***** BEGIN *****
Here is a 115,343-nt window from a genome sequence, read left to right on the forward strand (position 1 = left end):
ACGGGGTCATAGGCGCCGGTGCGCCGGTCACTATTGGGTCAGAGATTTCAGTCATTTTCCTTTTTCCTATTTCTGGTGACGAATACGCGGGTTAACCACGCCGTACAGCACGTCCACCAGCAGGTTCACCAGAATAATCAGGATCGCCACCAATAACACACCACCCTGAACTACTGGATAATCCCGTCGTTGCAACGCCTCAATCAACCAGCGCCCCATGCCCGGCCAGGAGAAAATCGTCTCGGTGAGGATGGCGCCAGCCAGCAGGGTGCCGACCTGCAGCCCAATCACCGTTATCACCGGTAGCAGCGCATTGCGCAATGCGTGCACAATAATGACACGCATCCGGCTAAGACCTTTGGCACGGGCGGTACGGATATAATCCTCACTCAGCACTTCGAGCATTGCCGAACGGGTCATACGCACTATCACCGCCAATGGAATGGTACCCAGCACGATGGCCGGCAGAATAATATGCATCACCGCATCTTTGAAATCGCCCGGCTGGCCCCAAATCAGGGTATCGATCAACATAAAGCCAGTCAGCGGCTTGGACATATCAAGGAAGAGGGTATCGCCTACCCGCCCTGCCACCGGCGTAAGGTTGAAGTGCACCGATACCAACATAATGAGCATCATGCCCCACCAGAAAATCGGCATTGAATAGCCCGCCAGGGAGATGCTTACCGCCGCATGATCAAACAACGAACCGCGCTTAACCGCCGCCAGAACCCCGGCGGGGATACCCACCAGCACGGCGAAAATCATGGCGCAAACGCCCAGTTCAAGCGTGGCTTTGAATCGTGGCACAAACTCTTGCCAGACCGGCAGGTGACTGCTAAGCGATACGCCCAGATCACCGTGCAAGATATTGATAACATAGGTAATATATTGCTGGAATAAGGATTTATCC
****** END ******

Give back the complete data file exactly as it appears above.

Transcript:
Here is a 115,343-nt window from a genome sequence, read left to right on the forward strand (position 1 = left end):
ACGGGGTCATAGGCGCCGGTGCGCCGGTCACTATTGGGTCAGAGATTTCAGTCATTTTCCTTTTTCCTATTTCTGGTGACGAATACGCGGGTTAACCACGCCGTACAGCACGTCCACCAGCAGGTTCACCAGAATAATCAGGATCGCCACCAATAACACACCACCCTGAACTACTGGATAATCCCGTCGTTGCAACGCCTCAATCAACCAGCGCCCCATGCCCGGCCAGGAGAAAATCGTCTCGGTGAGGATGGCGCCAGCCAGCAGGGTGCCGACCTGCAGCCCAATCACCGTTATCACCGGTAGCAGCGCATTGCGCAATGCGTGCACAATAATGACACGCATCCGGCTAAGACCTTTGGCACGGGCGGTACGGATATAATCCTCACTCAGCACTTCGAGCATTGCCGAACGGGTCATACGCACTATCACCGCCAATGGAATGGTACCCAGCACGATGGCCGGCAGAATAATATGCATCACCGCATCTTTGAAATCGCCCGGCTGGCCCCAAATCAGGGTATCGATCAACATAAAGCCAGTCAGCGGCTTGGACATATCAAGGAAGAGGGTATCGCCTACCCGCCCTGCCACCGGCGTAAGGTTGAAGTGCACCGATACCAACATAATGAGCATCATGCCCCACCAGAAAATCGGCATTGAATAGCCCGCCAGGGAGATGCTTACCGCCGCATGATCAAACAACGAACCGCGCTTAACCGCCGCCAGAACCCCGGCGGGGATACCCACCAGCACGGCGAAAATCATGGCGCAAACGCCCAGTTCAAGCGTGGCTTTGAATCGTGGCACAAACTCTTGCCAGACCGGCAGGTGACTGCTAAGCGATACGCCCAGATCACCGTGCAAGATATTGATAACATAGGTAATATATTGCTGGAATAAGGATTTATCC